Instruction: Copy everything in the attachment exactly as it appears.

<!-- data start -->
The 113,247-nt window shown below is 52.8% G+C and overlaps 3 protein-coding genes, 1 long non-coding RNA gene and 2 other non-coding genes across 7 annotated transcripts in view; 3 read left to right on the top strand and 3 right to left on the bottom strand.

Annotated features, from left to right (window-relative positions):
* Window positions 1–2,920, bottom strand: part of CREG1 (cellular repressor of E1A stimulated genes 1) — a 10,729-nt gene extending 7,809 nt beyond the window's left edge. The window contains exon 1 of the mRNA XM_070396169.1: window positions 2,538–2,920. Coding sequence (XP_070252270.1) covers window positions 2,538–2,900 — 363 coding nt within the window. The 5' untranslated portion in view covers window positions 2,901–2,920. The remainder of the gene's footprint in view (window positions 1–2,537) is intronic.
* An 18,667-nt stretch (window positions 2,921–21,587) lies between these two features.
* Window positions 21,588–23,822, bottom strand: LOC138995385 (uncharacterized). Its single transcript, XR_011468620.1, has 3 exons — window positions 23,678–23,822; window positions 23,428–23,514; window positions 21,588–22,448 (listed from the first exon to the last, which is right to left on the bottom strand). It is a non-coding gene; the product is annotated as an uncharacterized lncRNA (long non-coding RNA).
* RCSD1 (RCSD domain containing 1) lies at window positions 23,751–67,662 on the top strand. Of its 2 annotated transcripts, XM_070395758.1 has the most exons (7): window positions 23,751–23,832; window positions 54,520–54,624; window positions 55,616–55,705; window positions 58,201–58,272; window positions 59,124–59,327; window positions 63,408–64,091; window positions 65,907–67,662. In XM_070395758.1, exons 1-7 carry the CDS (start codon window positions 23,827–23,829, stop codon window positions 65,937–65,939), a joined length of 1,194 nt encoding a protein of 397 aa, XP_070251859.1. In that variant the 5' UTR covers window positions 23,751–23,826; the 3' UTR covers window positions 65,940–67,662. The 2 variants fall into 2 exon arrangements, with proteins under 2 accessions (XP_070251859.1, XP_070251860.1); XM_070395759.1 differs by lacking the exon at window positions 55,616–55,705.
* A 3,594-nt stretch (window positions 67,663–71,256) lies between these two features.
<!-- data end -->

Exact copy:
The 113,247-nt window shown below is 52.8% G+C and overlaps 3 protein-coding genes, 1 long non-coding RNA gene and 2 other non-coding genes across 7 annotated transcripts in view; 3 read left to right on the top strand and 3 right to left on the bottom strand.

Annotated features, from left to right (window-relative positions):
* Window positions 1–2,920, bottom strand: part of CREG1 (cellular repressor of E1A stimulated genes 1) — a 10,729-nt gene extending 7,809 nt beyond the window's left edge. The window contains exon 1 of the mRNA XM_070396169.1: window positions 2,538–2,920. Coding sequence (XP_070252270.1) covers window positions 2,538–2,900 — 363 coding nt within the window. The 5' untranslated portion in view covers window positions 2,901–2,920. The remainder of the gene's footprint in view (window positions 1–2,537) is intronic.
* An 18,667-nt stretch (window positions 2,921–21,587) lies between these two features.
* Window positions 21,588–23,822, bottom strand: LOC138995385 (uncharacterized). Its single transcript, XR_011468620.1, has 3 exons — window positions 23,678–23,822; window positions 23,428–23,514; window positions 21,588–22,448 (listed from the first exon to the last, which is right to left on the bottom strand). It is a non-coding gene; the product is annotated as an uncharacterized lncRNA (long non-coding RNA).
* RCSD1 (RCSD domain containing 1) lies at window positions 23,751–67,662 on the top strand. Of its 2 annotated transcripts, XM_070395758.1 has the most exons (7): window positions 23,751–23,832; window positions 54,520–54,624; window positions 55,616–55,705; window positions 58,201–58,272; window positions 59,124–59,327; window positions 63,408–64,091; window positions 65,907–67,662. In XM_070395758.1, exons 1-7 carry the CDS (start codon window positions 23,827–23,829, stop codon window positions 65,937–65,939), a joined length of 1,194 nt encoding a protein of 397 aa, XP_070251859.1. In that variant the 5' UTR covers window positions 23,751–23,826; the 3' UTR covers window positions 65,940–67,662. The 2 variants fall into 2 exon arrangements, with proteins under 2 accessions (XP_070251859.1, XP_070251860.1); XM_070395759.1 differs by lacking the exon at window positions 55,616–55,705.
* A 3,594-nt stretch (window positions 67,663–71,256) lies between these two features.